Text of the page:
An Ohio court has determined that your being allowed to vote for 29 days before an election is not enough. Now, Ohio Secretary of State Jon Husted has filed briefs in the Court of Appeals to have that ruling overruled. So, will you be able to vote for 29 days or 35 days?
Husted filed an opening brief as part of the appeals process in Ohio Democratic Party, et al. v. Husted, Case No. 2:16-cv-1802. The case, which received an initial ruling from Federal Judge Michael Watson on May 24, 2016, overturned a law passed by the Ohio General Assembly to shorten the state’s absentee voting period from 35 to 29 days. The appeal is before the United States Court of Appeals for the Sixth Circuit.
In the brief, Secretary Husted noted that Ohio’s early voting period is one of the most generous in the nation and, despite the misleading rhetoric, ensures all voters are treated equally.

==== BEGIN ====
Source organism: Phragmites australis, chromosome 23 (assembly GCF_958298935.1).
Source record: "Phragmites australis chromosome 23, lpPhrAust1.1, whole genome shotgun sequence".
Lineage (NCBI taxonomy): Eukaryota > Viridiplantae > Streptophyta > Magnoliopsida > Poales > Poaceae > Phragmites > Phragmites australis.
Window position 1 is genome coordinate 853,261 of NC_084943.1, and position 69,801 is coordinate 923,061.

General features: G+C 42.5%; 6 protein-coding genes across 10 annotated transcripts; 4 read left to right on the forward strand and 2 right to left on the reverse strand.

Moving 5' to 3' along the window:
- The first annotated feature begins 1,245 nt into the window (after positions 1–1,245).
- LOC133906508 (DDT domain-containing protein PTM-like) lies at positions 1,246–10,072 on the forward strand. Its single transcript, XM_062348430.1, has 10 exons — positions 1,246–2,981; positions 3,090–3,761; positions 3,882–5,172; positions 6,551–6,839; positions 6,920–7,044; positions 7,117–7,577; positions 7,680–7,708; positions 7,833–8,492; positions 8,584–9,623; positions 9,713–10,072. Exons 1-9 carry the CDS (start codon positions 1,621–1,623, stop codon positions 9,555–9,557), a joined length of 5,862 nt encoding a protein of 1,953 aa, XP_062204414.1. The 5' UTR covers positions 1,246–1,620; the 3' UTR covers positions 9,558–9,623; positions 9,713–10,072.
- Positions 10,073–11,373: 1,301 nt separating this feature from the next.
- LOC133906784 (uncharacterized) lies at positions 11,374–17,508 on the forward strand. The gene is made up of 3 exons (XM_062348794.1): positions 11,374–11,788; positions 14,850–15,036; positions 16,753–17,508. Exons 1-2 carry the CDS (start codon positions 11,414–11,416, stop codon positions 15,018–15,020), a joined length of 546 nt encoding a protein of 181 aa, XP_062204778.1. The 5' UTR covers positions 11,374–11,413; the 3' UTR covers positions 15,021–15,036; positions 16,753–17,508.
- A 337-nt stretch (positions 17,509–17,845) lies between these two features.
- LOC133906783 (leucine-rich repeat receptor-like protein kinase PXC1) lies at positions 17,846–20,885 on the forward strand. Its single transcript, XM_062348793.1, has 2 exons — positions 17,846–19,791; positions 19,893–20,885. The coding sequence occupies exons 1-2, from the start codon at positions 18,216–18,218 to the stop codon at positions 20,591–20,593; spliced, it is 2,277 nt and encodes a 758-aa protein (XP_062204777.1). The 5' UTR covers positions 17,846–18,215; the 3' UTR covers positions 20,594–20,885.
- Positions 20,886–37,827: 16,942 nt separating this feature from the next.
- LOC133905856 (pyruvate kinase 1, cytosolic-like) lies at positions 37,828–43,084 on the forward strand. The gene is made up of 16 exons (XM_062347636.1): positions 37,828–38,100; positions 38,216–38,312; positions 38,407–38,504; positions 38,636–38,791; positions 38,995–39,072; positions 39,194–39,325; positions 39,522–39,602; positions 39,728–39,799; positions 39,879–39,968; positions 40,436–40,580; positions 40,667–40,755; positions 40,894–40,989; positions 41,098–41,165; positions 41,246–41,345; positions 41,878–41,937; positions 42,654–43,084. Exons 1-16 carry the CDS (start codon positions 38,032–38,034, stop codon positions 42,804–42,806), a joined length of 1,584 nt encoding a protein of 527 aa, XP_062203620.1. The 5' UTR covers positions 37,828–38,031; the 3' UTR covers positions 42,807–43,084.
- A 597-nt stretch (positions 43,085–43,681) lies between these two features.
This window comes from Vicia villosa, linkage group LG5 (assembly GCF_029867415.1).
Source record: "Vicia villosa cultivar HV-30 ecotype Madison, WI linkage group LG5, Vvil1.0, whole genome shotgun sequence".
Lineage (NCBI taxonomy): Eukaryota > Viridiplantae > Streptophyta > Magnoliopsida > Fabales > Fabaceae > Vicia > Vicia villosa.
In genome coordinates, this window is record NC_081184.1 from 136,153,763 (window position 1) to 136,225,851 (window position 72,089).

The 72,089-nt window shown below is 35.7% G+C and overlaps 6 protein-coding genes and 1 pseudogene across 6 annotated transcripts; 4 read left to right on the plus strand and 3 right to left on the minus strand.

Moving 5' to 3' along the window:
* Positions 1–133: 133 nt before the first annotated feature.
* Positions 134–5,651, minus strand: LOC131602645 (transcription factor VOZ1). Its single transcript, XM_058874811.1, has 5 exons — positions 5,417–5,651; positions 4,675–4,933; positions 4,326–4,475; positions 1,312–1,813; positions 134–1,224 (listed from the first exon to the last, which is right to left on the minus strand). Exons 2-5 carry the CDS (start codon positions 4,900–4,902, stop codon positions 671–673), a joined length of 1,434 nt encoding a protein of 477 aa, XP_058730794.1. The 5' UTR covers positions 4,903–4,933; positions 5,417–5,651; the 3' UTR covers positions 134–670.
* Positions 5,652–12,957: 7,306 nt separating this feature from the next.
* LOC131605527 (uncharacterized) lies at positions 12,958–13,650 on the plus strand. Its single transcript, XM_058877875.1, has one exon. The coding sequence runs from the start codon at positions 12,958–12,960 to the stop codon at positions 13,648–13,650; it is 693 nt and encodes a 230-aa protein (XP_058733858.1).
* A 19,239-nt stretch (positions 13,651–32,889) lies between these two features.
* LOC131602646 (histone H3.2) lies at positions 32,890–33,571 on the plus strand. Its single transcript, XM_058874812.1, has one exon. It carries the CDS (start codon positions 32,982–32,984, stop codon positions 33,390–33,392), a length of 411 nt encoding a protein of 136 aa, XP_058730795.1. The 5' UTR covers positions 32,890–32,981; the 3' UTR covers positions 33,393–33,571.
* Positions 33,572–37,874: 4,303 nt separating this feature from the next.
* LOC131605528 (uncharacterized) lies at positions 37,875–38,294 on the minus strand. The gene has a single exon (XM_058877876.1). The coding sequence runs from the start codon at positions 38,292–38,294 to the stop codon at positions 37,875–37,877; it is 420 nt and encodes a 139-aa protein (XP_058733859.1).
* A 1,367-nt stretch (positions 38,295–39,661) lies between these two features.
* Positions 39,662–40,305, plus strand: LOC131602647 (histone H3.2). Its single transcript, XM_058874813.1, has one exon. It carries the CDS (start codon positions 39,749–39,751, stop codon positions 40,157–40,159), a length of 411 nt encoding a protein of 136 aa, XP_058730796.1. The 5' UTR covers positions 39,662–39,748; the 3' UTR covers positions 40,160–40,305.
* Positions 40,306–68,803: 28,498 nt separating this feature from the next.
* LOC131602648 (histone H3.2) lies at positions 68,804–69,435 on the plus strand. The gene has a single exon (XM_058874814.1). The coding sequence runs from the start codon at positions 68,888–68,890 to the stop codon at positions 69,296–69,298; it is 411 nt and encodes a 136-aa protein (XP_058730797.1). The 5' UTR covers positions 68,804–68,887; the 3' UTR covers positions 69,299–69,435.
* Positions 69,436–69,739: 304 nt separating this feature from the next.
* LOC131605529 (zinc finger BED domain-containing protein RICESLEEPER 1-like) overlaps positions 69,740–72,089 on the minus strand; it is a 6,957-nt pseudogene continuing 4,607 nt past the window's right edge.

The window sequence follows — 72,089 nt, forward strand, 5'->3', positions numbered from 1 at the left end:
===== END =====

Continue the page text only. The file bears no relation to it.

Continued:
“Ohio is a national leader in making voting easy. It permits absentee voting beginning 29 days before an election. This is the tenth longest period in the country…Thirteen States, including New York, Michigan, and Kentucky, require voters to vote only on Election Day,” Husted said. “Absentee voting has always been ‘a privilege.’…Only if the State ‘absolutely prohibits’ a voter from voting on Election Day could an absentee-ballot denial burden protected rights…Yet the Democratic Parties did not identify a single person whom Ohio absolutely prohibits from voting.”
In his briefs, Husted said Ohio requires all voters to register 30 days before the election…It allows all voters to vote absentee over a 29-day period and gives all voters thirteen hours to vote on election day.
“Today, burdens in Ohio are minimal when compared to the rest of the country. As the district court noted, ‘Ohio’s national leadership in voting opportunities is to be commended.’…Ohio remains in the top ten States for the most early-voting hours,” Husted said. “Ohio should be lauded, not sued, for its ‘bold experiment in democracy.’”